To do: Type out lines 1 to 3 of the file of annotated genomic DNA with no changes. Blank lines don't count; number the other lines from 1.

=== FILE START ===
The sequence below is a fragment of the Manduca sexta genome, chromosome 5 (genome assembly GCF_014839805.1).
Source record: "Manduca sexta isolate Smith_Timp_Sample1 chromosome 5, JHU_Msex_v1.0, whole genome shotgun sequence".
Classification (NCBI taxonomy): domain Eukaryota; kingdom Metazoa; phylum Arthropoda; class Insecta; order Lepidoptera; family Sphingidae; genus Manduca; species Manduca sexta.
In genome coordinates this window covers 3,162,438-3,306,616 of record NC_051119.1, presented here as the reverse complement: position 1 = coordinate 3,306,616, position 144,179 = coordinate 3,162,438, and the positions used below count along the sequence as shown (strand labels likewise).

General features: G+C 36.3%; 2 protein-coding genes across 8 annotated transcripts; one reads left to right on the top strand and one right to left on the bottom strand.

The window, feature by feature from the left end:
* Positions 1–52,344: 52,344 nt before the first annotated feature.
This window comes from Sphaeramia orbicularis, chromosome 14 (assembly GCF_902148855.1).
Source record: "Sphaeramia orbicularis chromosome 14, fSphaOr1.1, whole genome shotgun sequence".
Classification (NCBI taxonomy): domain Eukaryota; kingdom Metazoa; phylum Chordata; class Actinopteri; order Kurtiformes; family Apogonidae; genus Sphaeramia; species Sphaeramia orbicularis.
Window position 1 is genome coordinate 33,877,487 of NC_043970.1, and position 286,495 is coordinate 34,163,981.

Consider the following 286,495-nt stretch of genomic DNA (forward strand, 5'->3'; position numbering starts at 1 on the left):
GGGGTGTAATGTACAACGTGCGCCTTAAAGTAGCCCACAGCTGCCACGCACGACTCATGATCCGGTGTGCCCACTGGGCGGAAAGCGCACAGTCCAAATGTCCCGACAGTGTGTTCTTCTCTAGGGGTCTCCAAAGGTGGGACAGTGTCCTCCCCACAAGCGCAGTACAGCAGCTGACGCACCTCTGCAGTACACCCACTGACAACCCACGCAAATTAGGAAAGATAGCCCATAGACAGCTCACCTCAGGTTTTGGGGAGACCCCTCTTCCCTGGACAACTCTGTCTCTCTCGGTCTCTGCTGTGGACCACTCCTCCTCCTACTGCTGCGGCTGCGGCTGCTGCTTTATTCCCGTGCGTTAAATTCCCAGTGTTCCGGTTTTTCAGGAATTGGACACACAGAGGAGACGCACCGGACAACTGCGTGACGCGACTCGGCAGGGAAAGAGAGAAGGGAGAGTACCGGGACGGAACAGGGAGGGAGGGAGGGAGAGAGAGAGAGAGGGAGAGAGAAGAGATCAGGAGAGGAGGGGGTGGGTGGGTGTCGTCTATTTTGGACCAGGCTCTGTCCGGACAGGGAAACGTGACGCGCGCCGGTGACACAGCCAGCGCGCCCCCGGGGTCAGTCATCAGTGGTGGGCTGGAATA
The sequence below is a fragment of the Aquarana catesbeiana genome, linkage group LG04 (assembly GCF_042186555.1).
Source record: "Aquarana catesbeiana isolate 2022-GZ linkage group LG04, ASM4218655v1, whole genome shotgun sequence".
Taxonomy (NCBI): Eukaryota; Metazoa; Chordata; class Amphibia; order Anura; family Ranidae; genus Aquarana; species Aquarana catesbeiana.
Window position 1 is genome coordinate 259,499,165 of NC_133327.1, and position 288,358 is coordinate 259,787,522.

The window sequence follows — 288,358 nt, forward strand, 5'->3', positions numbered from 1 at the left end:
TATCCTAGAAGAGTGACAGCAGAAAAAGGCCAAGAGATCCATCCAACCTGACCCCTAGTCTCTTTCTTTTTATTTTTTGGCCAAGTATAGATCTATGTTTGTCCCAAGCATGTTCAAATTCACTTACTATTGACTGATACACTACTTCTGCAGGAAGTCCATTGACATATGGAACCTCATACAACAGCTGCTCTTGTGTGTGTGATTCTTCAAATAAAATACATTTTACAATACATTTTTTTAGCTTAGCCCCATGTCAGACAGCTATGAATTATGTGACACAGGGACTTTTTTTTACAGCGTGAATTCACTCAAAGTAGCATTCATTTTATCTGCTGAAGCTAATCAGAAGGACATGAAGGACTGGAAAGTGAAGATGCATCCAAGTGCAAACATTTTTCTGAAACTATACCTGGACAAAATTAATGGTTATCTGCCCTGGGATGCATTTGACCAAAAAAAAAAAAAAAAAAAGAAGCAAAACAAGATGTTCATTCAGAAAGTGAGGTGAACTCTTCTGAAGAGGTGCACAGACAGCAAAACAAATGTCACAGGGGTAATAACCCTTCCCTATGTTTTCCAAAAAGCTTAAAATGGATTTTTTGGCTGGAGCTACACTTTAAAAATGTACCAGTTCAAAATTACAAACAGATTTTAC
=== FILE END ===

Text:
The sequence below is a fragment of the Manduca sexta genome, chromosome 5 (genome assembly GCF_014839805.1).
Source record: "Manduca sexta isolate Smith_Timp_Sample1 chromosome 5, JHU_Msex_v1.0, whole genome shotgun sequence".
Classification (NCBI taxonomy): domain Eukaryota; kingdom Metazoa; phylum Arthropoda; class Insecta; order Lepidoptera; family Sphingidae; genus Manduca; species Manduca sexta.